Oct 23, 2013 Jason Emerson Uncategorized
A New York State Supreme Court judge has sided with the village of Cazenovia and refused to overturn the village zoning board’s April decision to require full site plan review for a proposed perimeter fence around Cazenovia College’s athletic complex rather than issuing a simple building permit.
While the decision, issued by Judge Donald F. Cerio, Jr., on Oct. 22, supported the village’s arguments in the case that the college must go through a complete planning board process, he also sided with the college by declaring that the fence is a stand-alone project and not a part of the previous turf field construction, and therefore the case is not a question of illegal “segmentation,” as was charged by the village zoning enforcement officer.
The fence issue, which has been ongoing since summer 2012, concerns whether or not the village’s Zoning Enforcement Officer, Bill Carr, properly denied in July 2012 the college’s permit application to build the fence.
Carr determined that the fence was not an independent project but rather a part of the college’s 2011-12 $1 million turf field project, and therefore required further site plan review. In November 2012, when pressed for a written decision by the college, Carr said the college acted in bad faith — if not illegally — in separating the fence from the turf field project, an action he declared to be “segmentation,” or submitting separate parts of the same project for zoning approval individually instead of as a whole as a way to prevent a possible negative outcome of a site plan review.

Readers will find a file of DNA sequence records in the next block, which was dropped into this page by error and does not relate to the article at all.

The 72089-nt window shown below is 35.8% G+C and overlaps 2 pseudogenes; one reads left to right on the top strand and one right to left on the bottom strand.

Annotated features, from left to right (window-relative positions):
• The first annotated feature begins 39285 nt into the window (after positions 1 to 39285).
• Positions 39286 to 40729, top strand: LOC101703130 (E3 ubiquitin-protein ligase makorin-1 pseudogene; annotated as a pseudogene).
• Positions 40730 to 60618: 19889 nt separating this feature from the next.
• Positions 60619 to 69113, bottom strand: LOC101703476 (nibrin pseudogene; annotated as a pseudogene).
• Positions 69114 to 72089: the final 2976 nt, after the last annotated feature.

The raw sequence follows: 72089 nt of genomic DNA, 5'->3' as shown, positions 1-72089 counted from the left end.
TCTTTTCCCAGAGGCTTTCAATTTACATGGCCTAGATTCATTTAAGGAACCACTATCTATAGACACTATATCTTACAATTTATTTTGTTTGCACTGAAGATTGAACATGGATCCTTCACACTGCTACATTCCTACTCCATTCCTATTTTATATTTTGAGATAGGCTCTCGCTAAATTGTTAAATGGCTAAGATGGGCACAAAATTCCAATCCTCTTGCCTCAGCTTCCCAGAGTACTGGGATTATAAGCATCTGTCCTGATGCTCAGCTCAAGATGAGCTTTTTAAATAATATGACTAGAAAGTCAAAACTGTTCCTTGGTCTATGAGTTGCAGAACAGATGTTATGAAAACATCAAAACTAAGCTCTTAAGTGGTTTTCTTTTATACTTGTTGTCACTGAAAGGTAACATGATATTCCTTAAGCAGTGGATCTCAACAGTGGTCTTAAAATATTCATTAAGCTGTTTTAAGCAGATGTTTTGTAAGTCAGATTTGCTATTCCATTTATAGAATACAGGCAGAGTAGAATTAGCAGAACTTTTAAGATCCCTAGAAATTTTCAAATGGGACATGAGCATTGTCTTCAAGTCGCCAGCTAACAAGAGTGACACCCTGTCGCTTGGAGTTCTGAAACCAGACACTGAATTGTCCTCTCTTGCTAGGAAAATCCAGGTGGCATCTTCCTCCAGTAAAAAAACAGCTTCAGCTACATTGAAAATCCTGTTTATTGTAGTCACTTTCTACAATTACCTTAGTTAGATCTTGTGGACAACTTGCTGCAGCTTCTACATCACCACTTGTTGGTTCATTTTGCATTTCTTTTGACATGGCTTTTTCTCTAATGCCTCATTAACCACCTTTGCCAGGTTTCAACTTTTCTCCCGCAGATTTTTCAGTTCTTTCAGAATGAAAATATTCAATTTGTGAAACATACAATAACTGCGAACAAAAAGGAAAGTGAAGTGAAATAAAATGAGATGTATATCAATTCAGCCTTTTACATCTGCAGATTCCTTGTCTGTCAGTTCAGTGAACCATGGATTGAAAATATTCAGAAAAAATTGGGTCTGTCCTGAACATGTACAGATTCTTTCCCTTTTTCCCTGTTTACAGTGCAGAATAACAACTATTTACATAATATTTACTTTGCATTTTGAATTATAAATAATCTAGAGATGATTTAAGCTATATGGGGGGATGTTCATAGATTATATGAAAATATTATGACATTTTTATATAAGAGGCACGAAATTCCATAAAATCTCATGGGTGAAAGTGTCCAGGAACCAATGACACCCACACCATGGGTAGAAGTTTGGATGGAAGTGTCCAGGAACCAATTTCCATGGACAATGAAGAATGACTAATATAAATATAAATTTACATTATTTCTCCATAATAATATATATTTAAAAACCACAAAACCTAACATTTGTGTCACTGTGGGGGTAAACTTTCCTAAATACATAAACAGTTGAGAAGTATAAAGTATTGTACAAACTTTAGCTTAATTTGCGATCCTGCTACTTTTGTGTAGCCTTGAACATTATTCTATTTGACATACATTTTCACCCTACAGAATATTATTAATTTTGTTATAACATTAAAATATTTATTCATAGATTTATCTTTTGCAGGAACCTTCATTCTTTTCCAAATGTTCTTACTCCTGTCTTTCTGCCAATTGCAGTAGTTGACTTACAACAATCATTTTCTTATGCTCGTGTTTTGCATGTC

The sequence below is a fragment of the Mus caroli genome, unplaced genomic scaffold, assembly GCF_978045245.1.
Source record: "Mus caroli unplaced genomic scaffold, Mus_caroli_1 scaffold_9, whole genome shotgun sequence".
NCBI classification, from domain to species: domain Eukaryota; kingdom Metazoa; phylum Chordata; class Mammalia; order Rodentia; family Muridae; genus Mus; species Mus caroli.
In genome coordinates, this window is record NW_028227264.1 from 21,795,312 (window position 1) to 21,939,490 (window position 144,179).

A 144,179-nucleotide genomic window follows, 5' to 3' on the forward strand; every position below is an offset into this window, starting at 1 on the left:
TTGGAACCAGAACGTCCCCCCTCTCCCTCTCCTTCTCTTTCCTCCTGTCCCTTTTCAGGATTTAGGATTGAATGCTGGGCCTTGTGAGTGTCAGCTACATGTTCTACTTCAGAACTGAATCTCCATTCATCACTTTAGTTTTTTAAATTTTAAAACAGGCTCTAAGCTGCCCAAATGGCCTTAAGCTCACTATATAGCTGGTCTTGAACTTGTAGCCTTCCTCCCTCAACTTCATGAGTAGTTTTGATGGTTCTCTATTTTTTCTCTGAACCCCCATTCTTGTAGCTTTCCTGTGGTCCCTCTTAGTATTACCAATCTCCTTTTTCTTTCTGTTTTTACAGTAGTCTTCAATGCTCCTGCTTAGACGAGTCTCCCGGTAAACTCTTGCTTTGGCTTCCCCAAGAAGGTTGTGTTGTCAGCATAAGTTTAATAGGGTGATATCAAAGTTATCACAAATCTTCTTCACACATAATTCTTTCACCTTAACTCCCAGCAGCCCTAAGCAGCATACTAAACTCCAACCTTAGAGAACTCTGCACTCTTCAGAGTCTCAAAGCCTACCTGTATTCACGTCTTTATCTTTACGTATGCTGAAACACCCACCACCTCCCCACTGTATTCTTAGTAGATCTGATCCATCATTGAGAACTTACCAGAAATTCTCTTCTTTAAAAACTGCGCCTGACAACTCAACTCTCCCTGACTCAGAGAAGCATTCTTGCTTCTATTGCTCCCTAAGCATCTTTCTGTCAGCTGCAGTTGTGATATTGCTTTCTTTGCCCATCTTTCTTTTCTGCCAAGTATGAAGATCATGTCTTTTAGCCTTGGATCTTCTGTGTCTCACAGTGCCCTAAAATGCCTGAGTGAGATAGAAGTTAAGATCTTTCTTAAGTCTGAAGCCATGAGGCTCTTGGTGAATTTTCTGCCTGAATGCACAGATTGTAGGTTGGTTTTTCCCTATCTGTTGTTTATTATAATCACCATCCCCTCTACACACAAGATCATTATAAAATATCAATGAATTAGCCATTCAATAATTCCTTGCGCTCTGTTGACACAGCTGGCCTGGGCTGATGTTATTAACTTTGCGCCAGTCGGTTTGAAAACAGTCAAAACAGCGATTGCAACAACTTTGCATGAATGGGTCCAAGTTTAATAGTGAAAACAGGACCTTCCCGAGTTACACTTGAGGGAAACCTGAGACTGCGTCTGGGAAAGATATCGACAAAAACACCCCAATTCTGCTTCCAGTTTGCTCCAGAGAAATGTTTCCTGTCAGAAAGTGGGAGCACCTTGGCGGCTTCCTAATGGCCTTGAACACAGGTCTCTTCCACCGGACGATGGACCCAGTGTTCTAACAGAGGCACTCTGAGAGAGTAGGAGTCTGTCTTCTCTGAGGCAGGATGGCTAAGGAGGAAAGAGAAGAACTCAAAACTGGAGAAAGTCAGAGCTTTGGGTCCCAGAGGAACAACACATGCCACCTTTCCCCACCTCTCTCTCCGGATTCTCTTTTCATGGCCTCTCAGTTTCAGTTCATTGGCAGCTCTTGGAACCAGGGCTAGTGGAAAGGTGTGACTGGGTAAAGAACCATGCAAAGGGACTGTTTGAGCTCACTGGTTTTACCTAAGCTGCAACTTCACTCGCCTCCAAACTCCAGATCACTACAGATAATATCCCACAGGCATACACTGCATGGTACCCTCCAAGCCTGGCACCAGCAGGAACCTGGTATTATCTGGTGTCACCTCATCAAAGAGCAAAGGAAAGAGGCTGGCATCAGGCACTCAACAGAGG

The college rejected that ruling, declaring the fence was an independent project unconnected to the turf field necessitated to protect its investment in the turf field from the continual trespass of its neighbors and other village residents. The college also said that since the village had allowed the college to erect multiple other fences on its property in the past it must allow this fence as well.
The college appealed Carr’s decision to the ZBA on Feb.1, 2013. The ZBA upheld Carr’s decision and ruled that the college must undertake the full site plan review and approval process through the village planning board.
The college then appealed the ZBA’s decision to the state supreme court, where attorneys for both the college and the village made arguments before Cerio on Aug. 23 in Wampsville.
In his decision, a copy of which was obtained by the Cazenovia Republican, Cerio stated that village zoning law clearly states that the zoning enforcement officer may issue a building permit for a fence, but is not mandated to do, and that the ZBA is empowered to reverse or affirm the ZEO’s decisions and a court can only issue its own judgment in such a case if the ZBA’s decision was “arbitrary and capricious,” which he declared it was not. He stated that a fence is a “structure” under village code, and therefore is required to have a full site plan submitted as part of the application process.
“The expressed language of the zoning law makes clear that the [college] need submit to the village a site plan and building permit application for its review and consideration to comply with the zoning law,” Cerio wrote. “This is especially true where the C-2 District in which the college is situated [which allows post-secondary educational uses] is also considered an Historic Preservation Overlay District.”
Cerio also declared that he “did not find there to be a factual basis” for the ZEO’s previous determination that the fence was a component of the college’s previous turf field. Rather, he wrote, the documentary evidence supports a finding that the fence is a stand-along project because the college had declared at the beginning of the turf field project that a perimeter fence was never intended to be included, and was only deemed necessary after the field was completed as a way to protect the college’s investment.
Jason Emerson is editor of the Cazenovia Republican. He can be reached at email@example.com.
Jason Emerson is editor of the Cazenovia Republican and Eagle Bulletin newspapers.